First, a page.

Starbucks coffee 75% costlier in China

By Zhang Fang
0 Comment(s)Print E-mail, November 2, 2012
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Starbucks, one of the most successful foreign coffee brands in China's market, sells its regular coffee in China at a 75 percent premium compared to its home country, China Business News reported on Friday.

Starbucks, sells its regular coffee in China at a 75 percent premium compared to the U.S.. [File photo]

Starbucks sells its regular coffee in China at a 75 percent premium compared to the U.S.. [File photo]

A regular-size café Americano from the global coffee chain sells for 21 yuan (US$3.20) at its China outlets, whereas the same item would only cost US$1.80, or 12 yuan, in a US store.

It's not uncommon for foreign brands, particularly luxury ones, to sell their goods at higher prices in China compared to at home. For example, a Jeep Grand Cherokee sport-utility vehicle sells for about 540,000 yuan (US$84,000) in China but only costs about US$30,000 in America.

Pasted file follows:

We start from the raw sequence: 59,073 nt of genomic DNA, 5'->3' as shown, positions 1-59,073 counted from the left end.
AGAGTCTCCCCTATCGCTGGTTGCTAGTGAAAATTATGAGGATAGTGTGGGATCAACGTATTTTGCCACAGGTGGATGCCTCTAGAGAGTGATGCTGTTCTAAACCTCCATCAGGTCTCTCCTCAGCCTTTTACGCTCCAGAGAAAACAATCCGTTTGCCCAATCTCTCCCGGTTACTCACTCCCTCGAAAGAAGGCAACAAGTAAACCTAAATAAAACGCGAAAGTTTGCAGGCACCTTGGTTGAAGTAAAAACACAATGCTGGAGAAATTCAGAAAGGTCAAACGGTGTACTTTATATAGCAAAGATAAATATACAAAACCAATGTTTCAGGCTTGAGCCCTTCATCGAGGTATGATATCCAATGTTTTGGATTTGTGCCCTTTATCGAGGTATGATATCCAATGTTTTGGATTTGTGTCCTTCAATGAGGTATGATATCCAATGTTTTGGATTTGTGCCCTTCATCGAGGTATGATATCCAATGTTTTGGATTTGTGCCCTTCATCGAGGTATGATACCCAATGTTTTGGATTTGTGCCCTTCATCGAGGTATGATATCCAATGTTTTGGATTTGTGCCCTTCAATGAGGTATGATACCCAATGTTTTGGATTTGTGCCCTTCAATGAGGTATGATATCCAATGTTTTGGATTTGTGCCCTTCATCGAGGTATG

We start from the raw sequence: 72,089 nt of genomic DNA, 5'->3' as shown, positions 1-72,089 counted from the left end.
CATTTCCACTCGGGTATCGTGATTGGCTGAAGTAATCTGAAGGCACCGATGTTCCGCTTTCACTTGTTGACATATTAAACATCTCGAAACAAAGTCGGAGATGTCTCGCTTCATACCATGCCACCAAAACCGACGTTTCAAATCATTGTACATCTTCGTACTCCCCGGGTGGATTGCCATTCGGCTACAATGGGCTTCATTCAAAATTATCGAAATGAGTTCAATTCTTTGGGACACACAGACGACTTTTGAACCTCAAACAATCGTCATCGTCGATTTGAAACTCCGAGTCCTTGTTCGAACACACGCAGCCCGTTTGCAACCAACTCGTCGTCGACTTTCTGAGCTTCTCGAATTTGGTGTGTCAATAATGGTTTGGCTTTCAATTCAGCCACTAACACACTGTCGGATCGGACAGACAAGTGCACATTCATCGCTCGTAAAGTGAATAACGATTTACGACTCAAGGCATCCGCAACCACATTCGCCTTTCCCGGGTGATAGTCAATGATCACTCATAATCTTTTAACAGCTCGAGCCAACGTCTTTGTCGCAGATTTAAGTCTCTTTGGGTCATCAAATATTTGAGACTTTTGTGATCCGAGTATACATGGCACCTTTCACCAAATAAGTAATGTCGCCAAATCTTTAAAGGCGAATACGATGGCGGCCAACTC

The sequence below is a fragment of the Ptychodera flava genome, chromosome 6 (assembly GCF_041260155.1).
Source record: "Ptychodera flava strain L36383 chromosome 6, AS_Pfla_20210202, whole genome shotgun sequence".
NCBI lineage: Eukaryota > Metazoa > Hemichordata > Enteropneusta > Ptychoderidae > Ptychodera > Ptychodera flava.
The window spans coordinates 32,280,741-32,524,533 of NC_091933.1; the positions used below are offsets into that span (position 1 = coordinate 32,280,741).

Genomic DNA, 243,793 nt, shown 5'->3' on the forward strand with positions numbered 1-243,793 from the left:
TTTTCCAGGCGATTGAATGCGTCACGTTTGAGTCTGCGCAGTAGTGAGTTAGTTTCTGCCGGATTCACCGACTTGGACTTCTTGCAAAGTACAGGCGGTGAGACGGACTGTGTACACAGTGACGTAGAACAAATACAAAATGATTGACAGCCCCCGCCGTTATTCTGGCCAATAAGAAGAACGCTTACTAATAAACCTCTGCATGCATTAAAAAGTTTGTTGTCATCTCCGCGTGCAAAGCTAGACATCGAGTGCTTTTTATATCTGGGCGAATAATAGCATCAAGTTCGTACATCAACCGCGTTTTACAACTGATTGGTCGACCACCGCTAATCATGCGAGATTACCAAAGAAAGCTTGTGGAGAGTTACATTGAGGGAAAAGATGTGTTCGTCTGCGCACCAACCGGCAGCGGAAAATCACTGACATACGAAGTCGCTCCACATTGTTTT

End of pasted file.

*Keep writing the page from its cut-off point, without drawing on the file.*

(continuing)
Zhou Ting, dean of the Research Institute for Fortune Character, said taxes are the main reason causing the price difference.

Auto companies have to pay tariffs, consumption tax, and value added tax to sell their products in China; these taxes plus logistics and marketing costs make up a big proportion of the retail price for foreign goods, she was quoted as saying in a media report. Moreover, she said, Chinese consumers' increased purchasing power has ingrained a preference for foreign brands in their spending habits.

Chinese officials' awareness of double standards between foreign products sold in China compared to other markets is growing. China recently slapped Nike with a 4.87 million yuan (US$779,000) fine for ‘misleading customers' by selling sneakers "at a higher price and lower standard", Beijing Evening News reported.

According to the Beijing Administration for Industry and Commerce, Nike "set the price for one of its basketball sneakers, which it advertised with double air cushions inside, at 1,299 yuan in China, more than 500 yuan higher than the same one in other countries. It was later discovered the company misled customers with an advertisement as the footwear only contained one air cushion," the report said.

Lou Xiangpeng, CEO of Fly Brand & Marketing Consultants, said a case like Nike's is sign that "Chinese have increased their consciousness of their rights and law enforcement and will pay more attention to price differences and double standards."

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